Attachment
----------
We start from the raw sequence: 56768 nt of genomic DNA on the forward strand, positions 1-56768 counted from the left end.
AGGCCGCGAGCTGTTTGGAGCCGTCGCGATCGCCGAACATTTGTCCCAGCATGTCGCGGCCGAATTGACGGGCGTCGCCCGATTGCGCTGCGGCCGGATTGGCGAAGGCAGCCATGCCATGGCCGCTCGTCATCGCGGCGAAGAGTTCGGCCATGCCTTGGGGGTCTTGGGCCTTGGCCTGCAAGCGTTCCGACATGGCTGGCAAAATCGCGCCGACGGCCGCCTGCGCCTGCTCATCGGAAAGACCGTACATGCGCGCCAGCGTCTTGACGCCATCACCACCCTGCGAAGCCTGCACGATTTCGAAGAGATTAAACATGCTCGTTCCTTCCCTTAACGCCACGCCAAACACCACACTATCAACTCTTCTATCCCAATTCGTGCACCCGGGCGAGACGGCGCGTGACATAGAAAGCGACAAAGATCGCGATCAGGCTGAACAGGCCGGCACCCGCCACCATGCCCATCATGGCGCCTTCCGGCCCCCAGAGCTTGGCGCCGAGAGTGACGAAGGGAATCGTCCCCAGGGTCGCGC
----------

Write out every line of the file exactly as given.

We start from the raw sequence: 56768 nt of genomic DNA on the forward strand, positions 1-56768 counted from the left end.
AGGCCGCGAGCTGTTTGGAGCCGTCGCGATCGCCGAACATTTGTCCCAGCATGTCGCGGCCGAATTGACGGGCGTCGCCCGATTGCGCTGCGGCCGGATTGGCGAAGGCAGCCATGCCATGGCCGCTCGTCATCGCGGCGAAGAGTTCGGCCATGCCTTGGGGGTCTTGGGCCTTGGCCTGCAAGCGTTCCGACATGGCTGGCAAAATCGCGCCGACGGCCGCCTGCGCCTGCTCATCGGAAAGACCGTACATGCGCGCCAGCGTCTTGACGCCATCACCACCCTGCGAAGCCTGCACGATTTCGAAGAGATTAAACATGCTCGTTCCTTCCCTTAACGCCACGCCAAACACCACACTATCAACTCTTCTATCCCAATTCGTGCACCCGGGCGAGACGGCGCGTGACATAGAAAGCGACAAAGATCGCGATCAGGCTGAACAGGCCGGCACCCGCCACCATGCCCATCATGGCGCCTTCCGGCCCCCAGAGCTTGGCGCCGAGAGTGACGAAGGGAATCGTCCCCAGGGTCGCGC